How To Fast God’s Way

by Brad Montsion.

Fasting is not a very popular topic in the churches across our nation. When was the last time you ever heard of a fast being called? The problem is that we live in a society that expects God to deliver everything we ask for without doing anything on our part. We expect heaven to be the only part that moves. We continue to do things our way, yet we expect God to change.

The Bible makes it clear that God does not change. We are the ones who need to change. The church in Canada and the United States must make tremendous strides to become what God wants us to be.

The nation of Israel had much the same problem as we have today. They could easily see what they wanted God to do but failed to see what God wanted them to do. It’s important to see that the sovereignty of God is like a train track. If only one track is in place, the train will never move. If one track is removed while the train is heading along, the result will be deadly.

So what are the true parts of a biblical fast?

THE MAN-PART OF FASTING
I admit I’ve had times when someone has called me to fast, but I was either not ready or not in agreement that the time was right. If God is in it, we will soon know because the desire will be birthed by his Spirit.

Isaiah was called upon by God to declare a fast for the nation. Israel’s facade had reached the limits of heaven. “They seem eager to know my ways…They ask me for just decisions and seem eager for God to come near them” (Isaiah 58:2-3).

But God is not deceived by outward appearances. He has the ability to look within the heart of each of us. He knows what truly goes on in our minds. He recognizes the depth of our commitments and whose will is guiding our lives.

My greatest experience in biblical fasting took place in the late 1980’s when I was serving as minister of Christian Education in Fort McMurray, Alberta. It was during a time of ongoing trials for the church and, therefore, for all of us as ministers.

Our senior pastor, Jim Humphries, wisely called the church to a time of fasting. It was to last for seven days. Everyone was encouraged to fast as many of those days as they possibly could.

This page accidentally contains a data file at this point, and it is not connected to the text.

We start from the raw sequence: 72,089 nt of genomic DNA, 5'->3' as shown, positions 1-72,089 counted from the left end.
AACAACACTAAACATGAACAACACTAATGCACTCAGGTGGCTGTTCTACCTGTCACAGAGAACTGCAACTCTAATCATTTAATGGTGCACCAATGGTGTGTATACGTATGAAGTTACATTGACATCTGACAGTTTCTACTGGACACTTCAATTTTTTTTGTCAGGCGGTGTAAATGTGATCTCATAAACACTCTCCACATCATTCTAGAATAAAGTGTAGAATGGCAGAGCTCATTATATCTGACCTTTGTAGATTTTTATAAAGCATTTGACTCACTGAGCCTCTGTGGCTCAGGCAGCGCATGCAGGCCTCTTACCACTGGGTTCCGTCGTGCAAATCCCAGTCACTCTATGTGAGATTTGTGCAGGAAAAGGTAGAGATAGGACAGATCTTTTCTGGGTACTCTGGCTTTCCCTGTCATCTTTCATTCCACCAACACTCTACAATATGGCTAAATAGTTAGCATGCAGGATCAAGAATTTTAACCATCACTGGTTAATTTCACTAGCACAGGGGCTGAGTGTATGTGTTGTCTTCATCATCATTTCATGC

For me, it took about three days before God began to speak to me. When he did, it was not what I expected. I was hoping for some deep revelation of biblical truth that would impact my life forever. Instead, I found that just a few words entered my mind, requiring further reflection.

The bottom line was that God was calling me into a deeper walk of truth with him. I was not to look at others as much as I was to allow God to search my soul. I found it difficult at first to surrender my will to his, yet it proved best for both myself and those whom my life touched.

It’s interesting that we often want God to do things for us but become frustrated when God expects something in return, even if his expectations will bring further blessing.

The Israelites were fasting but seeing little results. They began to point the finger at God. Little did they realize that they were pointing three fingers back at themselves. God made it clear that their fasting was hypocritical. Isaiah 58 says that they fasted but…

1. They did as they pleased (v. 3).
2. They exploited their workers (v. 3).
3. They were full of quarrelling and strife (v. 4).
4. They would get into fistfights (v. 4).
5. They would humble themselves at the time of the fast but then resume their wickedness (v. 5).

God had a better plan if the people really wanted to see the hand of God work for their behalf. God has a way of having us walk very practically in a wicked world. Our lives have to reflect what our Lord would have us do. There are often social needs that concern God:

1. To share our food with the hungry (v. 7)
2. To provide shelter for the poor wanderer (v. 7)
3. To clothe the naked (v. 7)
4. To offer help to our close relatives (v. 7)

God places conditions upon His blessings. Everyone wants to be blessed, but often we feel that God must do everything. We must be careful to do what God calls us to do:

1. Don’t oppress others (v. 9).